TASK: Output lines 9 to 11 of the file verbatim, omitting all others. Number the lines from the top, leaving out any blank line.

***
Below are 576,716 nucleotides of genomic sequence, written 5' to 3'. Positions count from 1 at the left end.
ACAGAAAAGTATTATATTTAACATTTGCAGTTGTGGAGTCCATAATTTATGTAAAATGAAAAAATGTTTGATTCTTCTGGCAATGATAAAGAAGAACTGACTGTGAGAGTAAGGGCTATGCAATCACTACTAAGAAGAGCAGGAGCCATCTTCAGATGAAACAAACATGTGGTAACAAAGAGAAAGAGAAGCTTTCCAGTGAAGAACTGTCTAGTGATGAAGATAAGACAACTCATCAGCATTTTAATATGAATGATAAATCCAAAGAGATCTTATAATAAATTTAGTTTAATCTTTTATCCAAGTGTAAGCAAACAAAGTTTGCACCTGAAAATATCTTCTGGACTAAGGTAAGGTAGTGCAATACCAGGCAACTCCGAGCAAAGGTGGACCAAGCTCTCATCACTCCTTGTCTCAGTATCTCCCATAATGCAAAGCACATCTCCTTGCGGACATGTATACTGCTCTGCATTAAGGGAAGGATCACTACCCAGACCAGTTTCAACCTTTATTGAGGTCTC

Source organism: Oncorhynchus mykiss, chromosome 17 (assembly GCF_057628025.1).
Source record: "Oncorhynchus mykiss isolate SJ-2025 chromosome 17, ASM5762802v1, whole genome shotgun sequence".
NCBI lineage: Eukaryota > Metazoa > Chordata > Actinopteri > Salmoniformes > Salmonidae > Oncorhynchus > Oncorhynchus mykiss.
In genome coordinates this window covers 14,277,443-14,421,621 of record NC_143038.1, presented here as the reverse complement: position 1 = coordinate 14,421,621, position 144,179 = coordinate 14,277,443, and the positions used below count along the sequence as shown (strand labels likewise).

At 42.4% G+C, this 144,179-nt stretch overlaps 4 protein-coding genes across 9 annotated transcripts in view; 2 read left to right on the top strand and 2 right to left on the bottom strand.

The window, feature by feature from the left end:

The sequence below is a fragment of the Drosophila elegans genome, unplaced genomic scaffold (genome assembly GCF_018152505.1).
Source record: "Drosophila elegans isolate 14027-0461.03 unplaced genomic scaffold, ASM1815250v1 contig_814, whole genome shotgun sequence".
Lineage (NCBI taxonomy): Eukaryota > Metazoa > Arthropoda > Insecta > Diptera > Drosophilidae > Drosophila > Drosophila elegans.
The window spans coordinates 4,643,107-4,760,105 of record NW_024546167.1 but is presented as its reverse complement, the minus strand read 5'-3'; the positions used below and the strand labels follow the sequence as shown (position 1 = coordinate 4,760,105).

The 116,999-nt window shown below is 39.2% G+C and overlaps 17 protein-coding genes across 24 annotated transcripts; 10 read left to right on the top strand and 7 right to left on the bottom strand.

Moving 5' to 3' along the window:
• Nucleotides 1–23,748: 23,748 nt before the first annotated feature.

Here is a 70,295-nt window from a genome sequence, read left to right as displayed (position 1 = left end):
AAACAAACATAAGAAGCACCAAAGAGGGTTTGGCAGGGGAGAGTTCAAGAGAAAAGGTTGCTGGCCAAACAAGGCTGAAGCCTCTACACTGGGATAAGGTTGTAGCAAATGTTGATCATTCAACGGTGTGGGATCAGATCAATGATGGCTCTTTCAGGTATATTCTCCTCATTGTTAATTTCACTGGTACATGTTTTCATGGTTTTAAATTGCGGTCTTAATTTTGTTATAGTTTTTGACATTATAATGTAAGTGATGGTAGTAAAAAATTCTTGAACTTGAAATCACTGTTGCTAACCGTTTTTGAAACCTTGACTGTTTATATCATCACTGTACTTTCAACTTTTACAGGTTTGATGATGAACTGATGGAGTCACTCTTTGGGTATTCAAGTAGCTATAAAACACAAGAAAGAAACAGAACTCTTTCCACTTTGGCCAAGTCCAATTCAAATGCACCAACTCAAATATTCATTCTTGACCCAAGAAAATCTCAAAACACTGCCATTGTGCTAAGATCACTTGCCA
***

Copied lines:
The sequence below is a fragment of the Drosophila elegans genome, unplaced genomic scaffold (genome assembly GCF_018152505.1).
Source record: "Drosophila elegans isolate 14027-0461.03 unplaced genomic scaffold, ASM1815250v1 contig_814, whole genome shotgun sequence".
Lineage (NCBI taxonomy): Eukaryota > Metazoa > Arthropoda > Insecta > Diptera > Drosophilidae > Drosophila > Drosophila elegans.